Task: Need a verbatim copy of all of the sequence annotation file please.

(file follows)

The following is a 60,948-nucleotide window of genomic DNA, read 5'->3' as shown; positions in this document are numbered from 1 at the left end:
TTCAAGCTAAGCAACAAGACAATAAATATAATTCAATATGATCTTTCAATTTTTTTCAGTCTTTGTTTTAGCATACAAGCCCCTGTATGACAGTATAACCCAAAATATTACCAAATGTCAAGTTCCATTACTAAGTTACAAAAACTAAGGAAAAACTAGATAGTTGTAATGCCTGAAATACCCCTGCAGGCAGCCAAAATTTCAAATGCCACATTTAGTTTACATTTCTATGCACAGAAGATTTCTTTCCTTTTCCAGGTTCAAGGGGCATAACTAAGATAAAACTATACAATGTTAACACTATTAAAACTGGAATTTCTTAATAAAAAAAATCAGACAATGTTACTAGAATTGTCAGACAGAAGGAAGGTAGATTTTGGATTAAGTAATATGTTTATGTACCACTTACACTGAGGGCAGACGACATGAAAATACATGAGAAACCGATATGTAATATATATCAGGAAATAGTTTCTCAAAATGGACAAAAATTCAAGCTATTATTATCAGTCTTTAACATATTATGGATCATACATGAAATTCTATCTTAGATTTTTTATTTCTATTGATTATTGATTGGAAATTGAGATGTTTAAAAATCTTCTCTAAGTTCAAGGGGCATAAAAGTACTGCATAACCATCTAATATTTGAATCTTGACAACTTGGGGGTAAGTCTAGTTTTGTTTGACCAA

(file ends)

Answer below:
The following is a 60,948-nucleotide window of genomic DNA, read 5'->3' as shown; positions in this document are numbered from 1 at the left end:
TTCAAGCTAAGCAACAAGACAATAAATATAATTCAATATGATCTTTCAATTTTTTTCAGTCTTTGTTTTAGCATACAAGCCCCTGTATGACAGTATAACCCAAAATATTACCAAATGTCAAGTTCCATTACTAAGTTACAAAAACTAAGGAAAAACTAGATAGTTGTAATGCCTGAAATACCCCTGCAGGCAGCCAAAATTTCAAATGCCACATTTAGTTTACATTTCTATGCACAGAAGATTTCTTTCCTTTTCCAGGTTCAAGGGGCATAACTAAGATAAAACTATACAATGTTAACACTATTAAAACTGGAATTTCTTAATAAAAAAAATCAGACAATGTTACTAGAATTGTCAGACAGAAGGAAGGTAGATTTTGGATTAAGTAATATGTTTATGTACCACTTACACTGAGGGCAGACGACATGAAAATACATGAGAAACCGATATGTAATATATATCAGGAAATAGTTTCTCAAAATGGACAAAAATTCAAGCTATTATTATCAGTCTTTAACATATTATGGATCATACATGAAATTCTATCTTAGATTTTTTATTTCTATTGATTATTGATTGGAAATTGAGATGTTTAAAAATCTTCTCTAAGTTCAAGGGGCATAAAAGTACTGCATAACCATCTAATATTTGAATCTTGACAACTTGGGGGTAAGTCTAGTTTTGTTTGACCAA